We are aware some users might find it difficult to log into our site today. We are working on this issue and hope to have it resolved shortly.
Comment

What will integrated care systems offer children’s palliative care?

Together for Short Lives fears that 24/7 end of life care for seriously ill children could remain a postcode lottery with integrated care systems

Together for Short Lives fears that 24/7 end of life care for seriously ill children could remain a postcode lottery with integrated care systems
Picture: iStock

Integrated care systems (ICSs) – part of the the plan to reorganise health and social care in England – become statutory bodies from July.

Already there are fears about what the reorganisation will mean for specialist areas, such as children’s palliative care.

There are 42 ICSs in England, made up of boards and partnerships, and clinical commissioning groups are being abolished.

The idea for the ICSs, which goes back to 2019’s NHS Long Term Plan, is to pool resources between health and local councils, involve third sector organisations and encourage partnership working.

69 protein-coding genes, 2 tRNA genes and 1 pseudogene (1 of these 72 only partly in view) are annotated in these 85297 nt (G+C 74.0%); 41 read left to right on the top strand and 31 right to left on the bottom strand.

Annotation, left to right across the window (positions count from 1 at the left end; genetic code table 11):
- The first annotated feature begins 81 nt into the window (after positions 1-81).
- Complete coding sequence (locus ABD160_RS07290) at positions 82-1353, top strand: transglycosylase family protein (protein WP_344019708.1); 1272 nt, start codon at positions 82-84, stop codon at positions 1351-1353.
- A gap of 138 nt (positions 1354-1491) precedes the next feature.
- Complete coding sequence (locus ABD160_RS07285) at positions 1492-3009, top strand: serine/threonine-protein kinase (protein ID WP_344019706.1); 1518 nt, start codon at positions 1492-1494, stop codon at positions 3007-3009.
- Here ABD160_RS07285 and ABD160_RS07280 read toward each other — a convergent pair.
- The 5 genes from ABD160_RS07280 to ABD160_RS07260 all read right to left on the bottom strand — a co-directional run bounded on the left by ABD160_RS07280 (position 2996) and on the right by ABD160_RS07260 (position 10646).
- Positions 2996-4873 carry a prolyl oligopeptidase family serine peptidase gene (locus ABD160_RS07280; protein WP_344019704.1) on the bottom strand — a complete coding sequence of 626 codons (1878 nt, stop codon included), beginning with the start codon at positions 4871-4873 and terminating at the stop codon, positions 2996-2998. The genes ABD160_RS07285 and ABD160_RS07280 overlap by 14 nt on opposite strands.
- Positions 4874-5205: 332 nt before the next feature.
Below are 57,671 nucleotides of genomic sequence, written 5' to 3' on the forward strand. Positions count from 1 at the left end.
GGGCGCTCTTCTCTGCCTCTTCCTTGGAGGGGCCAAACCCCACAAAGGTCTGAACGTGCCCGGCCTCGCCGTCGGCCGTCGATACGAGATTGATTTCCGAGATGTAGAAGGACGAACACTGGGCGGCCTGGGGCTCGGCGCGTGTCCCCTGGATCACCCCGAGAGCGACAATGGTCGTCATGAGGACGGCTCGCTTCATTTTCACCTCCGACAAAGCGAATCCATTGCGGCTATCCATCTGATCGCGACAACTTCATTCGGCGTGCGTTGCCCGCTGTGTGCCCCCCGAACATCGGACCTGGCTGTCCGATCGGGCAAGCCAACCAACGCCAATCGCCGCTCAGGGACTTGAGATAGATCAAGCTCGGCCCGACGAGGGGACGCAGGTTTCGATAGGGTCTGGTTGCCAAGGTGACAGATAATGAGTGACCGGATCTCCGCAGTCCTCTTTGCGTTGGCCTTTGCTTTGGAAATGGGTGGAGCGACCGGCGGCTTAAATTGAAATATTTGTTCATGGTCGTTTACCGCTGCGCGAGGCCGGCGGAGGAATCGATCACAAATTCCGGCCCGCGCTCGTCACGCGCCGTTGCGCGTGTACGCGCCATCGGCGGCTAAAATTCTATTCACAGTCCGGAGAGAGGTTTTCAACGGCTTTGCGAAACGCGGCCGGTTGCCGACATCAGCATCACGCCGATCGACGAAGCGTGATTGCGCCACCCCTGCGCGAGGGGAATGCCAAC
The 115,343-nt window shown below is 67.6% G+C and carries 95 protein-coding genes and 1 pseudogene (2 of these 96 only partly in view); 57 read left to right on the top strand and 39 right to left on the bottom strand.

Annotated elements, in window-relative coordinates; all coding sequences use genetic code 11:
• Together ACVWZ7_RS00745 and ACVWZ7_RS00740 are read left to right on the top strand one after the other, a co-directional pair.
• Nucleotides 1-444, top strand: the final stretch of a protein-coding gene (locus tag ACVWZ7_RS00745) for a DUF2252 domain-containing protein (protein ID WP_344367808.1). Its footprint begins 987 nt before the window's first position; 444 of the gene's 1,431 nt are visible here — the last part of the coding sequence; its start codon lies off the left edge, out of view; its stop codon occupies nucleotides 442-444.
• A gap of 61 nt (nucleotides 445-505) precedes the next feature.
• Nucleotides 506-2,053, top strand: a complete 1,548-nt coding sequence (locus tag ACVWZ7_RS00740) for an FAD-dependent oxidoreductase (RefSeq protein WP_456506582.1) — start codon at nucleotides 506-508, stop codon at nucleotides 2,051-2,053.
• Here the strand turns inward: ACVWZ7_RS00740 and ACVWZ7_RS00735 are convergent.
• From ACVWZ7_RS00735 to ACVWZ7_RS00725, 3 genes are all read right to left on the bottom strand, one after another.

The charity Together for Short Lives says seriously ill children and their families face a ‘postcode lottery’ for what should be 24/7 end of life care provision.

Funding gap in children’s palliative care

It says 79% of ICS areas are failing to give children with life-limiting and life-threatening conditions the choice to die at home, and are therefore failing to meet National Institute for Health and Care Excellence standards.

Together for Short Lives also estimates that the annual funding gap to train palliative medicine consultants and hire more children’s nurses is £2.26 million. There is also a £301m shortfall in spending on children’s palliative care overall.

Together for Short Lives is also encouraging people to sign an open letter to prime minister Boris Johnson. This closes on 11 July.

The charity’s chief executive Andy Fletcher explains: ‘These families are supported by some brilliant children's palliative care services and professionals, in hospitals, in children’s hospices and at home. But many of these services are stretched to breaking point, neither commissioned nor consistently funded by NHS and local authorities.

‘It’s shocking that many families facing the heartbreak of their child dying young have little choice in their child’s end of life.’

I agree.

Have you tried RCNi Plus yet?

RCNi Plus offers unlimited access to RCNi Learning, Nursing Children and Young People, Nursing Standard, our other specialist journals and RCNi Portfolio to store your CPD for revalidation. Use the discount code TRYPLUS to trial it for just £1 a week for 12 weeks. Go to RCNi Plus Tryplus Promotion for details


References


Jobs